by Robert Kourik – Guest blogger extraordinaire. Robert is an expert on all things in the edible landscape. Here is an important tip on fruit tree pruning.
Fruit trees don’t need to be pruned to make fruit. But pruning will:
1. Help keep the fruit within reach.
2. Provide stronger limbs and branches that can carry the load of an abundant crop.
3. Allow more light into the middle of the tree to support fruiting lower in the canopy (foliage).
4. Cause branching for more places to produce fruit.
5. Shape the tree into a more natural fruiting form.
Tree “shaping” is as important as pruning. As a general guideline, the best position for a shoot to naturally favor some lateral shoot growth and some flower buds is between 60o and 45o from horizontal. Flowering and branching are encouraged and a reasonable amount of tip growth remains so the plant doesn’t grow too narrow or spindly.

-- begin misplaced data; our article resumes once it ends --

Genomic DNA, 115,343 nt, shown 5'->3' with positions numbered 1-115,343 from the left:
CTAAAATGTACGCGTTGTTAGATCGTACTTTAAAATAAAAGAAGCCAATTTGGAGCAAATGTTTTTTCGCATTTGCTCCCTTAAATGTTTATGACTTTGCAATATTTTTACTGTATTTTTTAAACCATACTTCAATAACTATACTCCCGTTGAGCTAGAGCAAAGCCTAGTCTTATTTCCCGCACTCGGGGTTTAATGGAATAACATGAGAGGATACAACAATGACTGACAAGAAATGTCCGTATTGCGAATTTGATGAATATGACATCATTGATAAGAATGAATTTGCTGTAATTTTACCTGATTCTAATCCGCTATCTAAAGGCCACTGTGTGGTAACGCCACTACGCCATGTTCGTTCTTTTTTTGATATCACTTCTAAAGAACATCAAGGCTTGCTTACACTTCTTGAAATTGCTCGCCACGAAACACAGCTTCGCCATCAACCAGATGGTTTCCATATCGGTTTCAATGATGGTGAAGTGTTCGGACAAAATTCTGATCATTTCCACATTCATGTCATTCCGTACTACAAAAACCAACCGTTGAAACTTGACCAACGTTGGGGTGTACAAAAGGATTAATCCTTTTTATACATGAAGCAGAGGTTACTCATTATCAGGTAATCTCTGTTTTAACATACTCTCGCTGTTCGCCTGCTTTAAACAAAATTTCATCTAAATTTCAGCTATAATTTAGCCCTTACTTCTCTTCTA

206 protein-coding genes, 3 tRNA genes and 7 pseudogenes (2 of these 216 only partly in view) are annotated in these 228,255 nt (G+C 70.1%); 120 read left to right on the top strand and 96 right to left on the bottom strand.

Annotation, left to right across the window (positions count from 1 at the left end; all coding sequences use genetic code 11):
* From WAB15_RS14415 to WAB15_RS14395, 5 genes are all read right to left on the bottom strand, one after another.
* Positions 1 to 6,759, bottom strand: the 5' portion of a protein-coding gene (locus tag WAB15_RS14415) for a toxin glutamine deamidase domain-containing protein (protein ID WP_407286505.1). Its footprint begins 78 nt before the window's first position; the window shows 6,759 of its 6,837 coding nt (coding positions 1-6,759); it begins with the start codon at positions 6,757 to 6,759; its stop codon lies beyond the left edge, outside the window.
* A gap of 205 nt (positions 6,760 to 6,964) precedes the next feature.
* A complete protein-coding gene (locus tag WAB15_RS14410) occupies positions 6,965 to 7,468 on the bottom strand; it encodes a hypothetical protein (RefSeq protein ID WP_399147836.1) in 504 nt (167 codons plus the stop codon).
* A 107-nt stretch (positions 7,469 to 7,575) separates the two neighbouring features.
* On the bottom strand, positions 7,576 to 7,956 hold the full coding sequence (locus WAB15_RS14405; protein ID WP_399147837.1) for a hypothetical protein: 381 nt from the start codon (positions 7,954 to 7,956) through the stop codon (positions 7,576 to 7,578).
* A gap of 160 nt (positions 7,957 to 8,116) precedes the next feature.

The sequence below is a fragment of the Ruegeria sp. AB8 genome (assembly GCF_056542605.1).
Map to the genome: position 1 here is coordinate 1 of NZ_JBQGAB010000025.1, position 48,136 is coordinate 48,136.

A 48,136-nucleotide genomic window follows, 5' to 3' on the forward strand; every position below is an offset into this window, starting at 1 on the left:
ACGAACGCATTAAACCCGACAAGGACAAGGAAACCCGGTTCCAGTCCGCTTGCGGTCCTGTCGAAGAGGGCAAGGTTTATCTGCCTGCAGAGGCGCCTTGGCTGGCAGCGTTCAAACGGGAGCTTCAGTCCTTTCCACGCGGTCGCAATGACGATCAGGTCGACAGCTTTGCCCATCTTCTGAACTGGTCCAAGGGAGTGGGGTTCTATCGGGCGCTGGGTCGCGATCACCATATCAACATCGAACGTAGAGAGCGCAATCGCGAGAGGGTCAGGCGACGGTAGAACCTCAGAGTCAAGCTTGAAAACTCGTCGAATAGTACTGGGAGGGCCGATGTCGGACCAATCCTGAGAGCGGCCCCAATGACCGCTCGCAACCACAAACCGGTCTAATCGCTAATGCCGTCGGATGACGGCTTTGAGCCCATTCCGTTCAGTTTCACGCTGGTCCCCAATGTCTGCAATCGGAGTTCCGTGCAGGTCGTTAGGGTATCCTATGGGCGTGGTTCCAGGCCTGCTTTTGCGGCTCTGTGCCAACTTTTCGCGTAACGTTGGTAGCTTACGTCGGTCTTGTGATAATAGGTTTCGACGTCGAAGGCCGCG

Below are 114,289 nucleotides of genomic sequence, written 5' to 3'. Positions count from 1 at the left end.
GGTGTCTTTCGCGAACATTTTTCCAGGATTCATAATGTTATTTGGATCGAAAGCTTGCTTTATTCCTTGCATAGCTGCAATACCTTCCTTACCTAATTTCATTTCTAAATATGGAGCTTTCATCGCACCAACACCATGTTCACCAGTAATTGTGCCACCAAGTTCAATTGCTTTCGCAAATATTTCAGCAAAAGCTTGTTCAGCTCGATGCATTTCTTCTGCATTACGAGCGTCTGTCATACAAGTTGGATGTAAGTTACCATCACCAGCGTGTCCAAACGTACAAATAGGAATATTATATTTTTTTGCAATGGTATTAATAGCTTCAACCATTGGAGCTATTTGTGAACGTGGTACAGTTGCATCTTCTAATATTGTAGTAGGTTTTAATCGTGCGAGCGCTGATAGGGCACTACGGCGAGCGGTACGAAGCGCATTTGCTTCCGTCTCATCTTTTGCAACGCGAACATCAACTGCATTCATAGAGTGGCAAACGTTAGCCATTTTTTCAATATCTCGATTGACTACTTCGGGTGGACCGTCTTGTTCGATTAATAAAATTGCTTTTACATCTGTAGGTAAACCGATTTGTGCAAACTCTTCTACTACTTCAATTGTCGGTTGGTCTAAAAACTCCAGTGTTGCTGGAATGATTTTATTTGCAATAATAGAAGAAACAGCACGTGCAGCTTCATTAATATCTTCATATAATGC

Pruning or shaping new growth to this ideal zone of position will promote:
- More laterals without extra pruning.
- Form a wider angle of attachment of the younger lateral to the trunk or primary scaffold, which is also good for fruit trees because it lets more light into the interior of the canopy for better fruit color and flavor. (Use speader sticks like in the photo to widen the angle. This can be done in the late winter or early spring.)
- More flower buds for greater ornamental beauty and, with food crops, more to harvest.
Be sure to use sharp and sturdy pruners to make your cuts. It will make the work easier and allow the cuts to heal faster.
You can read more about fruit trees and everything else you might want to plant in the edible landscape in Robert Kourik’s book. Designing and Maintaining your Edible Landscape Naturally, at his website: www.robertkourik.com